A General History and Collection of Voyages and Travels, Volume 16 eBook

Robert Kerr (writer)
This eBook from the Gutenberg Project consists of approximately 768 pages of information about A General History and Collection of Voyages and Travels, Volume 16.

Early next morning, I dispatched one of Omai’s men to Maheine, with this peremptory message, that, if he persisted in his refusal, I would not leave him a single canoe upon the island, and that he might expect a continuation of hostilities as long as the stolen animal remained in his possession.  And, that the messenger might see that I was in earnest, before he left me, I sent the carpenter to break up three or four canoes that lay ashore at the head of the harbour.  The plank was carried on board, as materials for building a house for Omai, at the place where he intended to settle.  I afterward went, properly accompanied, to the next harbour, where we broke up three or four more canoes, and burnt an equal number; and then returned on board about seven in the evening.  On my arrival, I found that the goat had been brought back, about half an hour before; and, on enquiry, it appeared that it had come from the very place where I had been told, the day before, by the inhabitants, that they knew nothing of it.  But, in consequence of the message I sent to the chief in the morning, it was judged prudent to trifle with me no longer.

Thus ended this troublesome, and rather unfortunate business; which could not be more regretted on the part of the natives than it was on mine.  And it grieved me to reflect, that, after refusing the pressing solicitations of my friends at Otaheite to favour their invasion of this island, I should so soon find myself reduced to the necessity of engaging in hostilities against its inhabitants, which, perhaps, did them more mischief than they had suffered from Towha’s expedition.[2]

[Footnote 2:  It is impossible not to think that Cook carried his resentment farther than the necessity of the case required; at least we may say, that the necessity, besides being in a great degree of his own creating, did not warrant such extensive aggression.  His confessing his regret and concern must be allowed to prove this, and at the same time to indicate the tenderness of his moral feelings.  It is one of the wisest precepts of practical wisdom, not to commit one’s self farther in threatenings, or vindictive resolutions, than it will be quite safe and convenient to carry into effect.—­E.]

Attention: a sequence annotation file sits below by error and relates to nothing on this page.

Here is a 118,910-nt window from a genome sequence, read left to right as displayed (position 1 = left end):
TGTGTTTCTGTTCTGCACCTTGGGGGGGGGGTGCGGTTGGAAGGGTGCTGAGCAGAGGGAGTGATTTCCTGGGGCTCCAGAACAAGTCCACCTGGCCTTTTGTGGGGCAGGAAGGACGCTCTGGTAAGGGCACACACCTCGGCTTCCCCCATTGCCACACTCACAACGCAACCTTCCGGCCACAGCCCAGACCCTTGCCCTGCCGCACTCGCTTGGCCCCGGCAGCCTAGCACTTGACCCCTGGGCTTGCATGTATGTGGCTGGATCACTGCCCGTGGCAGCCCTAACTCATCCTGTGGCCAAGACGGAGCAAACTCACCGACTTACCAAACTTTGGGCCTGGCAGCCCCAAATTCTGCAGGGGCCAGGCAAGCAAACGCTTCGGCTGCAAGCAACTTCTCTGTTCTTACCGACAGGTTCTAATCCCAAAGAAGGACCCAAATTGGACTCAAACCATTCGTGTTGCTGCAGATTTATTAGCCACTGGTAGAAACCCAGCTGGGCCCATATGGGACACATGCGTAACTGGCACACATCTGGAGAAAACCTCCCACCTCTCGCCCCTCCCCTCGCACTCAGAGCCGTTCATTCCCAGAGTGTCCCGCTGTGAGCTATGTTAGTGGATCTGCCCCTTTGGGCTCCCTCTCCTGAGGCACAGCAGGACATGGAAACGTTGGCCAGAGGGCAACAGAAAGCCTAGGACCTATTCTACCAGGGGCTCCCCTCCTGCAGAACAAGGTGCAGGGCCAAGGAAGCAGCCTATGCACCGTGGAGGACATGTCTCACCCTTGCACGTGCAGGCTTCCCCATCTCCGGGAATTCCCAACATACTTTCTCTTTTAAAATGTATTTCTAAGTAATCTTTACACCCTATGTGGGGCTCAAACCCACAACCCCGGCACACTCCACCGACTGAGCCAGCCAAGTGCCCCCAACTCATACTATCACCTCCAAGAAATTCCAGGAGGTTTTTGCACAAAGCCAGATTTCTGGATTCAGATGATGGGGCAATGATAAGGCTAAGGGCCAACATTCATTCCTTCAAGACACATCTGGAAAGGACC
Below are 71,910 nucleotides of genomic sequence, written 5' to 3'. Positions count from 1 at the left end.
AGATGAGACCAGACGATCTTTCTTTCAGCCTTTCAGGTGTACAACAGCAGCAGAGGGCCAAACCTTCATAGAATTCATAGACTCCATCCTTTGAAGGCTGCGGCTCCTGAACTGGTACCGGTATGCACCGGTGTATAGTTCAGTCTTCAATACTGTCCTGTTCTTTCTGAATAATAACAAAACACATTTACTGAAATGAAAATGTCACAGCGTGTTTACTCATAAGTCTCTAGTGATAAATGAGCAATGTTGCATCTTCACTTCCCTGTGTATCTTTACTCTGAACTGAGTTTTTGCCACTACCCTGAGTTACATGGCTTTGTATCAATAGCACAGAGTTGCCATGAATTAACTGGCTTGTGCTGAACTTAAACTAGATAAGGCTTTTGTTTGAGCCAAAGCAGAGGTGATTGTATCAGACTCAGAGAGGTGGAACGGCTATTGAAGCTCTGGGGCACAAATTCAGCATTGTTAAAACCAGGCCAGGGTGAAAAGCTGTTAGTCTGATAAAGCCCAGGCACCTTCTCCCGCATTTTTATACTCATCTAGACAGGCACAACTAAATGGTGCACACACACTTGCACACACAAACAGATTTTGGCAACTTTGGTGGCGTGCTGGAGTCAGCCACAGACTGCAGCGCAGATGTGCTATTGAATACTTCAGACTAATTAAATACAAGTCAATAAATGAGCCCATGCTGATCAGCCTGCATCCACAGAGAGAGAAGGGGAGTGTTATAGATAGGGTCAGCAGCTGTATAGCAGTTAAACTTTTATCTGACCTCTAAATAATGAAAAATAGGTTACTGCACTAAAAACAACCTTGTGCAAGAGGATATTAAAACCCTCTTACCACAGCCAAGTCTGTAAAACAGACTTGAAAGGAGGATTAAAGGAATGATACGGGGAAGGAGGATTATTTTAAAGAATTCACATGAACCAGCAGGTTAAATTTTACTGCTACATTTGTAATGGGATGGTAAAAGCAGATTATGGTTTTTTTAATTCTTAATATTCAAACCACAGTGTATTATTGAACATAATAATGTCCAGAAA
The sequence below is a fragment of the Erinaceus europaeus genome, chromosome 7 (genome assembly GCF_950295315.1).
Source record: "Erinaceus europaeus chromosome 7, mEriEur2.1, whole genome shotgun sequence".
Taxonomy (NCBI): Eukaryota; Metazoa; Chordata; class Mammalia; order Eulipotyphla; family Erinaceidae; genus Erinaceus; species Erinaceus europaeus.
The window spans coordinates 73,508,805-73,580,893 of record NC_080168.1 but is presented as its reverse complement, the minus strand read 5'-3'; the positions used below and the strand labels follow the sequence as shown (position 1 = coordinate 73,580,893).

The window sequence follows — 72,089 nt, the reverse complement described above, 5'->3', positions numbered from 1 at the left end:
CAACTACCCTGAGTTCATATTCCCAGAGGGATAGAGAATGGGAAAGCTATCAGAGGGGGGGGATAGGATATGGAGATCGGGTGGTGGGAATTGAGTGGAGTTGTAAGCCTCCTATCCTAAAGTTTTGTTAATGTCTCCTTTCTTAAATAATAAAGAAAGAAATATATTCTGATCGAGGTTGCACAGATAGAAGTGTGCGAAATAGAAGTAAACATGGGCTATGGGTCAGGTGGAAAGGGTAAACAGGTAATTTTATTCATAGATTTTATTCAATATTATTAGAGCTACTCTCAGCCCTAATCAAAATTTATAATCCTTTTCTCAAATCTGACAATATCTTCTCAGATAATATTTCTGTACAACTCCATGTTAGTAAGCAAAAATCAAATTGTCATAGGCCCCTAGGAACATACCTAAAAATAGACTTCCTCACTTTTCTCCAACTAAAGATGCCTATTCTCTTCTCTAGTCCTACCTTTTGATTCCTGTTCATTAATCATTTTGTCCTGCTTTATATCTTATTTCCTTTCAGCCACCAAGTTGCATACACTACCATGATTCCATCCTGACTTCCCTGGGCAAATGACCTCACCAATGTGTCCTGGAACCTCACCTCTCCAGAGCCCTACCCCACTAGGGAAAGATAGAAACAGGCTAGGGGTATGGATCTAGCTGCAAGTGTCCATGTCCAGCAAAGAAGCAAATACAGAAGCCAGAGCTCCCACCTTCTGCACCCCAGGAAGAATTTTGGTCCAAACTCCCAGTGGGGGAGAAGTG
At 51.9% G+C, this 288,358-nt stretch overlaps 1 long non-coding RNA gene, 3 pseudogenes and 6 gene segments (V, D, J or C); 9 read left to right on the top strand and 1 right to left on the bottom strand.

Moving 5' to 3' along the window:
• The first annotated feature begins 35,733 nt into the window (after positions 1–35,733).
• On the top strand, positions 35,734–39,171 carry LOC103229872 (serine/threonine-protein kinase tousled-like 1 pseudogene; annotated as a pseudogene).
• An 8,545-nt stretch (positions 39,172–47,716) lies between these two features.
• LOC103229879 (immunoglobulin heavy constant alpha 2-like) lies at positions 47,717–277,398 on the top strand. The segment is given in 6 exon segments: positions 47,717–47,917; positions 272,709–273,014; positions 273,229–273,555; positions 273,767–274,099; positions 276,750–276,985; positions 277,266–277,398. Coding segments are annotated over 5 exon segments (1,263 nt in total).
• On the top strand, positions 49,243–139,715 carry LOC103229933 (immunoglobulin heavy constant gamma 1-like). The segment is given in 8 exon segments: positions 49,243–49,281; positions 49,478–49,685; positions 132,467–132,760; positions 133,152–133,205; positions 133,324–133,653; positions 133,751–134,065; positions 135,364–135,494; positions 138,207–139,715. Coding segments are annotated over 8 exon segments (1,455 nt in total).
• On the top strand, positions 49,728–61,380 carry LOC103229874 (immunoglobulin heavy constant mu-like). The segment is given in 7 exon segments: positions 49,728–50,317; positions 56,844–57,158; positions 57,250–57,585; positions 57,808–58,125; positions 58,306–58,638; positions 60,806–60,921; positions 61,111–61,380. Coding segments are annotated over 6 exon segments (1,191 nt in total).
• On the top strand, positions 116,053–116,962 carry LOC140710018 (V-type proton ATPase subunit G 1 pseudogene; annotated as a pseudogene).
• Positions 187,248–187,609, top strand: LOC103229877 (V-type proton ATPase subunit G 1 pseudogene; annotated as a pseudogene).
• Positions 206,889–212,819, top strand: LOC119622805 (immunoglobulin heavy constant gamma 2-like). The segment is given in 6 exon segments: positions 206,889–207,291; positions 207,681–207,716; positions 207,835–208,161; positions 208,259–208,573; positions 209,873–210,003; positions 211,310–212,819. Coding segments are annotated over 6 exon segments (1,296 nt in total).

The next morning our intercourse with the natives was renewed; and several canoes brought to the ships bread-fruit and cocoa-nuts to barter; from whence it was natural for me to draw this conclusion, that they were conscious it was their own fault if I had treated them with severity; and that the cause of my displeasure being removed, they had a full confidence that no further mischief would ensue.

About nine o’clock, we weighed with a breeze down the harbour; but it proved so faint and variable, that it was noon before we got out to sea, when I steered for Huaheine, attended by Omai in his canoe.  He did not depend entirely upon his own judgment, but had got on board a pilot.  I observed that they shaped as direct a course for the island as I could do.

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A General History and Collection of Voyages and Travels, Volume 16 from Project Gutenberg. Public domain.
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